Off the air, just before the second edition of Canes Corner began, Dougie Hamilton leveled a snipe at interim Canes Corner host John Forslund: "I wish you were Mike."
Forslund, who stood in for Mike Maniscalco while the latter underwent surgery to remove a benign tumor from his abdomen, warned the crowd gathered at Backyard Bistro of Dougie's "unbelievably dry sense of humor."
And so it began.
John Forslund: I was on social media and I see this thing. There's three guys on scooters. Whose idea was this? You, Andrei Svechnikov and Warren Foegele. And you can't put it on the team.
Dougie Hamilton: It was the team. Everyone got scooters at the end of last year. I mean, we all have them, so it's pretty nice to go around together. We didn't think we'd do it on a video - but we had fun that day.
Video: Scootering with the Three Amigos
JF: You mentioned the word "together." How "together" is this group compared to some teams you've played with?
DH: [We're] very tight. I mean, we're a pretty young team. We're all pretty much at the same stage of life. I think that helps for sure, that there's not too much of a range. The culture of the team led by Rod and the ownership and everybody, I think that's a big part of it, too. When you have those leaders, it's tough to have a not-close team.
JF: Being such an "old guy" on this team … what are you? 26? In that video you've got Andrei Svechnikov and Warren Foegele … and they did say that you were like a big brother. What does it mean to you to help young guys?
DH: I have an older brother and I've kind of just followed him my whole life. For me, I think it's cool to kind of have some younger guys and be that "big brother" in a way. I was new last year and didn't really know anyone. Just to have those guys and to be able to help them, it's fun. I mean, Andrei didn't really speak too much English, he's in a new country.
JF: He still has an interesting way of saying a few things.
DH: Yeah, I love it. For him, I always try to put myself in other people's shoes and see and think from their perspective, so thinking what I would be like as an 18-year-old going to Russia, trying to live and how hard it would be. He's done so, so well with everything. It's pretty impressive.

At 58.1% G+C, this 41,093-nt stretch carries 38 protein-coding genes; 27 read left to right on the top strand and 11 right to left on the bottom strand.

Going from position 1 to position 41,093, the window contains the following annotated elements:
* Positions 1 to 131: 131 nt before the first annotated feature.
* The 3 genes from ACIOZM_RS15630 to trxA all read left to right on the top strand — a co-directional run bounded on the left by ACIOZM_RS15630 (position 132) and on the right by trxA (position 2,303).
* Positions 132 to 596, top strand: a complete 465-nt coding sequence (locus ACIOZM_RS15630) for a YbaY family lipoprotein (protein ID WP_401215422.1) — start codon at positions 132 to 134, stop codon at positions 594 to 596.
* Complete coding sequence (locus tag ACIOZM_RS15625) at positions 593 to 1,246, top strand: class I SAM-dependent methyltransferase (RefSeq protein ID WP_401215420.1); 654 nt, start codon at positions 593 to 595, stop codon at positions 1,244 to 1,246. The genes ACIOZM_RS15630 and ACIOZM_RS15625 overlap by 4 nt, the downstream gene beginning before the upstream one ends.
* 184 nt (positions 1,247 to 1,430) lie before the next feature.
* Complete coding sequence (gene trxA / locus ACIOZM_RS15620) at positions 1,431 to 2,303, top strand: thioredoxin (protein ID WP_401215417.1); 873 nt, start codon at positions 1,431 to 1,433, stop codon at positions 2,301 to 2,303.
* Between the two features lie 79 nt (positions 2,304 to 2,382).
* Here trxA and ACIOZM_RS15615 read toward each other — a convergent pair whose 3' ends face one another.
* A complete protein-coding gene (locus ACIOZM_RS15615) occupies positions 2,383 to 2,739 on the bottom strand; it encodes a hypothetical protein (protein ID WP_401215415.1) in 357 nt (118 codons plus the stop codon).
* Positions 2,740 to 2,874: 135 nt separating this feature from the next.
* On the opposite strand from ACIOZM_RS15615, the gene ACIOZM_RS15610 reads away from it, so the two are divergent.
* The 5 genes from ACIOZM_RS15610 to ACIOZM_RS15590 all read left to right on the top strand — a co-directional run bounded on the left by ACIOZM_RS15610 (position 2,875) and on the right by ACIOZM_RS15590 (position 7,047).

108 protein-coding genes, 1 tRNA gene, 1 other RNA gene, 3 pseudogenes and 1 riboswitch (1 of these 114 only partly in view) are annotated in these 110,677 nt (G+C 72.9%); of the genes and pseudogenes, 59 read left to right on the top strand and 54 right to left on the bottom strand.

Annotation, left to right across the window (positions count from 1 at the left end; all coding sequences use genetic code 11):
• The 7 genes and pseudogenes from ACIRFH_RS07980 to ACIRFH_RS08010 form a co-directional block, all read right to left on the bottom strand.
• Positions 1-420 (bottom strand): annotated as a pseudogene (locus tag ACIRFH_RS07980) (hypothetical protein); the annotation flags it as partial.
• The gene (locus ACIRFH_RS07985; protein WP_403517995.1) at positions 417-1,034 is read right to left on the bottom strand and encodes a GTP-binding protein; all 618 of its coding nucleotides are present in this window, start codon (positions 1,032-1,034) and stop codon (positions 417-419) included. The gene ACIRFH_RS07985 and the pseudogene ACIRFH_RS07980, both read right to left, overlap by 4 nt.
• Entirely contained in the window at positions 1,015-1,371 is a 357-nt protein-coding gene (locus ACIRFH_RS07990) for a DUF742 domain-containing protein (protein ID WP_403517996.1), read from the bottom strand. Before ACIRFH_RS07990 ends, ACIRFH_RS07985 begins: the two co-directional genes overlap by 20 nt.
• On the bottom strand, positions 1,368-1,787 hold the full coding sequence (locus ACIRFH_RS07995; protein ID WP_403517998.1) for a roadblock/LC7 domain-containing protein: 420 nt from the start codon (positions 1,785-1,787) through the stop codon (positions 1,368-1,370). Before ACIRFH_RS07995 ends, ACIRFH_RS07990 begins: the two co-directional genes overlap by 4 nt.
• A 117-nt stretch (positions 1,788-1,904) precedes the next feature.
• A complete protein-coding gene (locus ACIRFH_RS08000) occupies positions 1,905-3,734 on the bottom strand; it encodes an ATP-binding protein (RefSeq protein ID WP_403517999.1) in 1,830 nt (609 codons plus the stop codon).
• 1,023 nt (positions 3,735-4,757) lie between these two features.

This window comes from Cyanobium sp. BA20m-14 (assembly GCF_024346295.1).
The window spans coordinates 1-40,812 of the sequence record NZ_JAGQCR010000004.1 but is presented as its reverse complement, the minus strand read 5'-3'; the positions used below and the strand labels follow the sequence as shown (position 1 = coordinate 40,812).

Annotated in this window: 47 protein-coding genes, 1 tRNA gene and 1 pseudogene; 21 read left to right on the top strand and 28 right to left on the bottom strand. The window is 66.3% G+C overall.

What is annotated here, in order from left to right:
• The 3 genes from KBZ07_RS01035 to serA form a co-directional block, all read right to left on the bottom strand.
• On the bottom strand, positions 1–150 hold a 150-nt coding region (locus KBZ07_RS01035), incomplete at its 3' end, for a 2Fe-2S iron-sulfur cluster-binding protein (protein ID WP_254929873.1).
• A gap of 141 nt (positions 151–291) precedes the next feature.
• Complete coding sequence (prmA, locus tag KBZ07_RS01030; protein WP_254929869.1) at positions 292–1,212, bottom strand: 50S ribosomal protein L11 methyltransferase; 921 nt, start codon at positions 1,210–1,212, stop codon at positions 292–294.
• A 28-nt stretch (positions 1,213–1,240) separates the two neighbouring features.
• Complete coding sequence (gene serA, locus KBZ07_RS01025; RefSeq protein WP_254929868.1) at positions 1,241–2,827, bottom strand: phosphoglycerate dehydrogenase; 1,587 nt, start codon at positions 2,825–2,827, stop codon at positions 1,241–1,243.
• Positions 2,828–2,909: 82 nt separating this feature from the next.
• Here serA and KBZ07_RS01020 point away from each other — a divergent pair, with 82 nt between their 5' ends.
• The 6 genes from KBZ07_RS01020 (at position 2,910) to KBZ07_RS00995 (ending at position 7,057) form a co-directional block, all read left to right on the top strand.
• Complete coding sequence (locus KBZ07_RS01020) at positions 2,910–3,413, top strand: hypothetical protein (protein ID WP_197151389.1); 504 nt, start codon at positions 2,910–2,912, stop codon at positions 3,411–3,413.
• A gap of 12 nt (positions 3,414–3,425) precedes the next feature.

JF: It's a team, too, that has integrated some new guys. When you look at the roster, there's a half dozen new faces, so it's not something that automatically comes together.
DH: It's not always easy learning new systems, getting used to who you're playing with.
JF: Let's talk about Rod and how relatable he is as a coach and maybe how different he is from anyone you've ever played for.
DH: Obviously, you wanna learn from someone who has been in your shoes. We have the ultimate respect for him, what he's done as a player and now as a coach. How he carries himself every day.
JF: If you were to compare a year ago today, what you know about the team, the fanbase, the area, how different is it for Dougie Hamilton now?
DH: It has been a lot of fun to be here. It's insane how different it is. I don't know if I knew your name last October.
JF: Yeah, it took you probably four-and-a-half months.
DH: Probably longer.
JF: Your first recollection of playing hockey. When was it and where?
DH: I don't remember, but I saw video footage of me skating or playing hockey for the first time. The game was going on, but I was just skating around jumping over all the lines on the ice - blue line, red line, the other blue line, falling down a couple times.
JF: What is it about hockey? Where did the love come from?
DH: Hockey is a little different in Canada - it's kinda the sport to play. I used to go to Leaf games when I was a kid - I was lucky enough to have that opportunity and dream of being on the ice and being in my idols' shoes.
JF: Did you think, when you got drafted into the OHL, there was a chance then [to play in the NHL]?
DH: I always thought I was gonna be an NHL player. For sure, there's times when you doubt it, when you doubt yourself. I was a little later growing, I think I was, like, 15. I had to keep working hard. I didn't think I'd be this tall.
JF: You were Scholastic Player of the Year. You took your schooling seriously. Talk about the importance of school for you.
DH: My parents always wanted me to do my best and saw that I had potential to do well in school. I think it was my brother that was the biggest help for me. He was doing so well in front of me that I had to keep up.
JF: I wanna get into your first National Hockey League game. Where was it? What happened? What do you remember?
DH: It was in Boston. I don't remember much.
JF: Why not? We make a big deal about this. We go on the air, we talk about this ad nauseum until the game ends, we show parents … and you can't remember one thing?
DH: Ok, I got something now. I think my first shift was a power play. Maybe. I think it was against the Rangers. I think it was actually Marc Staal - I bumped him or he bumped me - but it was kind of my welcome to the NHL.
JF: Off you go to Calgary. What was that like as a player in a new city with a new deal?
DH: You just signed a contract, you have a lot of expectations on yourself through the media and the fans. But it's like I told Sebastian [Aho] the other day, just remember how good you are, you're such a good player so just keep playing that same way.
JF: Now that you're in [Raleigh] with this team, you're killing penalties, on the power play, scoring goals ... you're comfortable. Even at this stage and even where you're at, does opportunity beckon more confidence?
DH: I've wanted this opportunity for a while, just to play in the crucial moments and to be relied on in all areas of the ice. I'm just trying to do my best right now with all the opportunity I've been given and hopefully I can keep going.
Listen to the full episode here, and find other episodes here!